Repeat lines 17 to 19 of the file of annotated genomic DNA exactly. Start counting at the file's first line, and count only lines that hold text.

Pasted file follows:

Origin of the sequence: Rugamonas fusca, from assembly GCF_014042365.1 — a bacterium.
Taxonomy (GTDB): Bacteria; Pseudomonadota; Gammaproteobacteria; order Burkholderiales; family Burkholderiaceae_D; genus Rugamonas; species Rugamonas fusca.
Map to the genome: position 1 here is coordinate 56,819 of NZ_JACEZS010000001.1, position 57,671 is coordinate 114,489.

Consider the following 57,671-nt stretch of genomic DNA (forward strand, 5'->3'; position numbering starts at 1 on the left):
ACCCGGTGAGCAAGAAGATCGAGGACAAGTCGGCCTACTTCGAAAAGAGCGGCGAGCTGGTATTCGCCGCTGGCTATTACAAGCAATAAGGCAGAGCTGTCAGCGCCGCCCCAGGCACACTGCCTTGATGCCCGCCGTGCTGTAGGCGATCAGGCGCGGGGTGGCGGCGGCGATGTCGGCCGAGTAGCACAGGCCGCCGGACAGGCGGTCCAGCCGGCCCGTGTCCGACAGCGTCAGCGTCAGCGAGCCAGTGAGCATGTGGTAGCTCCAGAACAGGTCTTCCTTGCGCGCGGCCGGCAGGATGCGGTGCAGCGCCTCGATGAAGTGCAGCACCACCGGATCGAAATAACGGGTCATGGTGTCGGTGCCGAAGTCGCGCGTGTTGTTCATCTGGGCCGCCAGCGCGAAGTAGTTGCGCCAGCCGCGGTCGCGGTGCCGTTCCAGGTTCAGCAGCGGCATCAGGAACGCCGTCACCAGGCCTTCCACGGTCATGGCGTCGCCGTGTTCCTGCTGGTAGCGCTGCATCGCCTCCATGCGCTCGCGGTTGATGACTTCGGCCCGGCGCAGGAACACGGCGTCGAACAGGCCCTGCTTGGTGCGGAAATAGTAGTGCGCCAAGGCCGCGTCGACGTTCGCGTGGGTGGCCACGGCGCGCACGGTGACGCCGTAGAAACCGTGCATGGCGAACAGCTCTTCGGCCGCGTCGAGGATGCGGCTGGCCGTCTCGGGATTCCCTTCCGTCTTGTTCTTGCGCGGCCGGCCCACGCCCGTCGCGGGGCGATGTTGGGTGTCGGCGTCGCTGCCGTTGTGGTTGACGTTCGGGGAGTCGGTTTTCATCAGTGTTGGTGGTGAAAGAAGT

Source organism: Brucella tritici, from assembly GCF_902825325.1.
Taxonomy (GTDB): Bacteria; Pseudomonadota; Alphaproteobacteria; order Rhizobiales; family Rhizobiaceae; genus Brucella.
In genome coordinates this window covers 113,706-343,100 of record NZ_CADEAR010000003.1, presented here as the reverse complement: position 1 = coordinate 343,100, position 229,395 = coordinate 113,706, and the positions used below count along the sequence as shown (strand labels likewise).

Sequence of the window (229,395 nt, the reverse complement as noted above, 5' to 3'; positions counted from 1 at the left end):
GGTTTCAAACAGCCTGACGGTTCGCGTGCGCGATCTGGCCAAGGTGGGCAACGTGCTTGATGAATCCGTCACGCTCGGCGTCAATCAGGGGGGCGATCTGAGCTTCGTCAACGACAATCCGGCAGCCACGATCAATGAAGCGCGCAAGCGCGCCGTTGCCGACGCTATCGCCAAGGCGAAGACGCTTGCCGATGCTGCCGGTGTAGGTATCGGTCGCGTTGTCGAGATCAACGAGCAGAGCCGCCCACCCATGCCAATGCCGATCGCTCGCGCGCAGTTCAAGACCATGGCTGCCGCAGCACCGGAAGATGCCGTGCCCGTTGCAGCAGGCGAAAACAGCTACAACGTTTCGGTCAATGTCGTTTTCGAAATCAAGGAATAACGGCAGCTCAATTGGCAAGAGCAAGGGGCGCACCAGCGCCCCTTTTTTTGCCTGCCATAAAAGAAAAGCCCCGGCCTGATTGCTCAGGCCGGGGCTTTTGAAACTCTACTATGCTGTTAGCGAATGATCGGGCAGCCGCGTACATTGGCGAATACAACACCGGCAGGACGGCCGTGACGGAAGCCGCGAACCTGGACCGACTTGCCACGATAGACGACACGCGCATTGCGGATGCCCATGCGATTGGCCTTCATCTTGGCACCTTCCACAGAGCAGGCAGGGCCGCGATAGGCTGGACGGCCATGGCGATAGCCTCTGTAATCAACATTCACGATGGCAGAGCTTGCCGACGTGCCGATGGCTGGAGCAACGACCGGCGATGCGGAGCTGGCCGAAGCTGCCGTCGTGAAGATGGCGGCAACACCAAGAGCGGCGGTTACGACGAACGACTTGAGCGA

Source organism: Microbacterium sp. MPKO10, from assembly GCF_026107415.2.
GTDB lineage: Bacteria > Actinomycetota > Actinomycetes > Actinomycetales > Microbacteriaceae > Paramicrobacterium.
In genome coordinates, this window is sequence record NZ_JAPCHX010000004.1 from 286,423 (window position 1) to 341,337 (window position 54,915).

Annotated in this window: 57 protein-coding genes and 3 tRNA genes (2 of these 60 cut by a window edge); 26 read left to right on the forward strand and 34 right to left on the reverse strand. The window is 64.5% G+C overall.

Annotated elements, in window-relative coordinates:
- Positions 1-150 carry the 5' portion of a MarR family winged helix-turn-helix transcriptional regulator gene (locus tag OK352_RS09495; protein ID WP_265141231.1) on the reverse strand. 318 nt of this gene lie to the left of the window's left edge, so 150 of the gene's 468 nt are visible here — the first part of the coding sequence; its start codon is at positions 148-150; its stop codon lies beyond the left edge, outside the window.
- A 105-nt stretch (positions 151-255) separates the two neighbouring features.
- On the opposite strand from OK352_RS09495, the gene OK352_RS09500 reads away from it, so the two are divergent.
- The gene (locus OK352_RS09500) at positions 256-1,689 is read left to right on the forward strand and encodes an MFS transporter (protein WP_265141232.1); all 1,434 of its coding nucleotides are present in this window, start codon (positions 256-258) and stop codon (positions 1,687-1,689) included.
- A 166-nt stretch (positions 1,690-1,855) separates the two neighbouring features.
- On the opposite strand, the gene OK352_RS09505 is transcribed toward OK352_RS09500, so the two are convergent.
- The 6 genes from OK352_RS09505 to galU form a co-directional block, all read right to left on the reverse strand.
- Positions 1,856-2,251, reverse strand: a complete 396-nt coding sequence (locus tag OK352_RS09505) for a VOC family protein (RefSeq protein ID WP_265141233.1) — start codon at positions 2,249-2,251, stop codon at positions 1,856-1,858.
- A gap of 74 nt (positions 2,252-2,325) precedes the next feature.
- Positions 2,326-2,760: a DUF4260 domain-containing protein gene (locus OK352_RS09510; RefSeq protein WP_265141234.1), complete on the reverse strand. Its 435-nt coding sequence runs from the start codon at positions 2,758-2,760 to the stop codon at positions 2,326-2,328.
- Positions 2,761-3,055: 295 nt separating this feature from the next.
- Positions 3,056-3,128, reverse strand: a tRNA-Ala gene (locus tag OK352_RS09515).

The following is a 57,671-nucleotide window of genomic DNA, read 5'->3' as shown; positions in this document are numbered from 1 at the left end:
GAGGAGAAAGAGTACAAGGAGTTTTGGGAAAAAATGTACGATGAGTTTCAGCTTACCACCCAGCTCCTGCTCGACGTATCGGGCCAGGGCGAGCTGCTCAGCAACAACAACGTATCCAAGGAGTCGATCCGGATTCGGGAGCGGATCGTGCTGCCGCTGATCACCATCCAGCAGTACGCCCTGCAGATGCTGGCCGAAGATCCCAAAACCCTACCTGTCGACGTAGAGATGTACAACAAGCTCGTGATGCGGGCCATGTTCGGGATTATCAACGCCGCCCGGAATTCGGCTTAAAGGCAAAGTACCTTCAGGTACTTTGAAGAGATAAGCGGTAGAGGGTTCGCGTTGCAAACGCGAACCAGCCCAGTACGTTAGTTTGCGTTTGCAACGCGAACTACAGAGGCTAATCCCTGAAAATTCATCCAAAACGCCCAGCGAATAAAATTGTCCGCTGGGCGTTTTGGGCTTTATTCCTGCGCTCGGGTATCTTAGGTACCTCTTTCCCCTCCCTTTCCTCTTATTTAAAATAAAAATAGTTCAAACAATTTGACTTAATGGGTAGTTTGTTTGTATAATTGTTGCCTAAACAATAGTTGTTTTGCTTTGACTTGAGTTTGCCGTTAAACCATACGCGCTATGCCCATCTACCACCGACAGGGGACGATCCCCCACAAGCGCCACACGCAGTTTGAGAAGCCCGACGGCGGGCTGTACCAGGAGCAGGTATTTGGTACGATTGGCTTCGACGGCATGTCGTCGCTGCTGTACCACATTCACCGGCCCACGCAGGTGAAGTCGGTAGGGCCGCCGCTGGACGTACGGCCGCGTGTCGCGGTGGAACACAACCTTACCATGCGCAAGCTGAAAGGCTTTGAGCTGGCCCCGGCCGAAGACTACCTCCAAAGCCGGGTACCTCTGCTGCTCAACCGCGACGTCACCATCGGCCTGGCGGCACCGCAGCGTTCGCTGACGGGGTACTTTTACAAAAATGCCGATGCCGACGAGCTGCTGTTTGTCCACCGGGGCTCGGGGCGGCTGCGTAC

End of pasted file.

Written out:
- A 105-nt stretch (positions 151-255) separates the two neighbouring features.
- On the opposite strand from OK352_RS09495, the gene OK352_RS09500 reads away from it, so the two are divergent.
- The gene (locus OK352_RS09500) at positions 256-1,689 is read left to right on the forward strand and encodes an MFS transporter (protein WP_265141232.1); all 1,434 of its coding nucleotides are present in this window, start codon (positions 256-258) and stop codon (positions 1,687-1,689) included.